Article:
The "Dear Leader" lies with his head on a pillow and draped in a red blanket. His casket is surrounded by banks of flowers.
The body of longtime North Korea ruler Kim Jong-il is on displayed following his death Saturday from "physical and mental strain."
Asserting authority even in death, the dictator's body was kept under the watchful eye of two armed sentries, while senior North Korean officials - including his son and heir, Kim Jong-un - filed past to pay their respects.
People around the country collapsed in hysterical displays of grief at the news of their leader's death. Kim Jong-il was hailed by the state propaganda machine as a demi-god who could control the weather with his moods.
A similar personality cult has begun to built around his son, who is being hailed by state media as "born of heaven."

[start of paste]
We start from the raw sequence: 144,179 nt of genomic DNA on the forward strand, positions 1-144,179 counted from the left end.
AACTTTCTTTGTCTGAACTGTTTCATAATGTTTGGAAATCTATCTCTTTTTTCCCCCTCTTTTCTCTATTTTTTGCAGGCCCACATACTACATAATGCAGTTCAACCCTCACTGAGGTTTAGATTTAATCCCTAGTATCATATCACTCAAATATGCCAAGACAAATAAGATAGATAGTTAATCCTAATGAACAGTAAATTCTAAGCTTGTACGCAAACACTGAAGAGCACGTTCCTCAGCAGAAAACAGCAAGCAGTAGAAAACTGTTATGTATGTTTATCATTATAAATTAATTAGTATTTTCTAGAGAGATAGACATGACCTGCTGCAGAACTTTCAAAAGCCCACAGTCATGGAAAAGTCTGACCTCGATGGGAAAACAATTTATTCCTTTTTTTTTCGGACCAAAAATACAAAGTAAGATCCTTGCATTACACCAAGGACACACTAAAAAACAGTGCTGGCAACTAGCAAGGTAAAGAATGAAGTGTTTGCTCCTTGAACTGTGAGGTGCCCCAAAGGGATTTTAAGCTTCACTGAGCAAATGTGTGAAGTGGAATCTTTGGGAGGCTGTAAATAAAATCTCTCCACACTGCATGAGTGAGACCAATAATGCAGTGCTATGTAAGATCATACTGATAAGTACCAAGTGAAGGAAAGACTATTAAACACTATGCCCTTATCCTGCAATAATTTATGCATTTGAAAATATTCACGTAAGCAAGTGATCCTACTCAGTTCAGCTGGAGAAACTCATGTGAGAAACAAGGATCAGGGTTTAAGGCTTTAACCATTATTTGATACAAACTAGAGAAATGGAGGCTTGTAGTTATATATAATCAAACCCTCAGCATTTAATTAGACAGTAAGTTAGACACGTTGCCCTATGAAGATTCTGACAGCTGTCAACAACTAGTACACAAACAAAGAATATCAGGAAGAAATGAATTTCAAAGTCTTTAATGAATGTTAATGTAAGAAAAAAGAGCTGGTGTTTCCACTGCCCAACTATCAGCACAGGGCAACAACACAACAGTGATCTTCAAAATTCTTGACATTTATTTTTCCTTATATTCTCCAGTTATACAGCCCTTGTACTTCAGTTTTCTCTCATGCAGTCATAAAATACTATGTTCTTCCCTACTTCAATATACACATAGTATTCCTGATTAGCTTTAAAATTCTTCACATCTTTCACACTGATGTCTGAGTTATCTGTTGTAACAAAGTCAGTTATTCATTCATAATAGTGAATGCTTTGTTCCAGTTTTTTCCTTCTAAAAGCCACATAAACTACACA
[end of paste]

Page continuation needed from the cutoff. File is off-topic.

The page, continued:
But the succession of Kim Jong-un to the role of "Eternal Leader" is not likely to be a smooth one as the country teeters on the brink of economic and social collapse. There are also acute fears in the international community as to the implications a new North Korean leadership will have on the fragile peace in the region, and especially in regards to the rogue state's nuclear weapons programme.
South Korea, maintaining a tense truce nearly 60 years after the end of the Korean War, has placed its military services on emergency alert in anticipation of potential unrest north of the border.
The U.S. is also said to be "closely monitoring" the situation in North Korea.